Relic Protocol's goal is not simply to prove and store facts about historical blockchain state, but to empower applications to easily access this information. Therefore, Relic Protocol uses a unique architecture that makes accessing this information simple.


The main component of this architecture is the Reliquary. The Reliquary is a smart contract which is responsible for storing facts, as well as controlling how facts are verified for storage.
Facts are stored in a two-tiered mapping: the first level is the account with which the fact is associated, and the second is the fact signature for that particular fact. We will talk more about this shortly.

mapping(address => mapping(FactSignature => bytes)) internal provenFacts;


Each fact is associated with an account. Items like account age or account storage data are stored in a mapping specific to that account. In this manner, it is easy to check if a certain account has already proven a piece of data.
Some facts are special and do not have an associated account. For example: Ethereum block headers do not have an associated account. These types of facts are simply associated with the null address.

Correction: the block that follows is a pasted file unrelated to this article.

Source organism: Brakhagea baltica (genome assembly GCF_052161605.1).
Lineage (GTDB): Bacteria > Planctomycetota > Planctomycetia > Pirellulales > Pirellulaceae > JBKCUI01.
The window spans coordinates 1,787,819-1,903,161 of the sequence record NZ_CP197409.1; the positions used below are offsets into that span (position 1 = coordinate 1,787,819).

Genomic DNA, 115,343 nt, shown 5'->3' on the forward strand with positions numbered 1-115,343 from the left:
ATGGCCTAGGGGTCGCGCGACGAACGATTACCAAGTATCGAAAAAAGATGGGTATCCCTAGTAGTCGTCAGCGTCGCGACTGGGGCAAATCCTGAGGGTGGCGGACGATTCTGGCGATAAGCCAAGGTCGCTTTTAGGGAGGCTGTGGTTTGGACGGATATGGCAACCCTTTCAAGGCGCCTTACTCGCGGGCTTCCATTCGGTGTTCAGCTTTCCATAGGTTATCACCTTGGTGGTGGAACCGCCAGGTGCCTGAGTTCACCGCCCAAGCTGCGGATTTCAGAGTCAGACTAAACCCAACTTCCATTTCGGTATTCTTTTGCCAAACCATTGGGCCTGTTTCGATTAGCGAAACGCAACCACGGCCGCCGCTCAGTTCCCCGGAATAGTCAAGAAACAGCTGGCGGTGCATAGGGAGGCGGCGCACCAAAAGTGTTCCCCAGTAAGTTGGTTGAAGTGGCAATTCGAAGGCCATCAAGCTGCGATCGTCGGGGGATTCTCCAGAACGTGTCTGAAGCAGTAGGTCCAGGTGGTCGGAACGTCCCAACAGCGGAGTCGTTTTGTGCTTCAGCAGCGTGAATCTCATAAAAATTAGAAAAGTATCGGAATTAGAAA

Fact Signatures

To disambiguate facts in the Reliquary, each class of fact is given a unique signature. These are constructed by taking a Keccak-256 hash of parameters used to describe the fact that is stored. One byte of the 32-byte hash is then used to indicate any fees that may be associated with querying the fact.
For example, the so-called "birth block" fact which describes a past block in which the account is proven to have existed is constructed as keccak256("BirthCertificate") << 8 | 0. This indicates the fact class (BirthCertificate), fact parameters (in this case empty), and fee for querying the fact (free).

A more complicated example is a storage slot fact, which is parametrized by the block and storage slot. The signature in this case is keccak256("StorageSlot", slot, blockNumber) << 8 | 0. This indicates the fact class (AccountStorage), fact parameters (the storage slot and the block number), and again no fee for querying.

Of course, developers are not expected to handle this logic themselves for constructing these signatures, instead they can use the Relic Protocol SDK to handle the details on Solidity or in TypeScript.

Fact Data

Each fact has additional data associated with it. At minimum, this data is simply the unique identifier of the prover responsible for proving the fact and storing it in the Reliquary. However, additional data may be stored depending on the type of fact. For example: account age facts store the block number and block timestamp of the corresponding block, meanwhile storage slot facts store the value contained in the storage slot.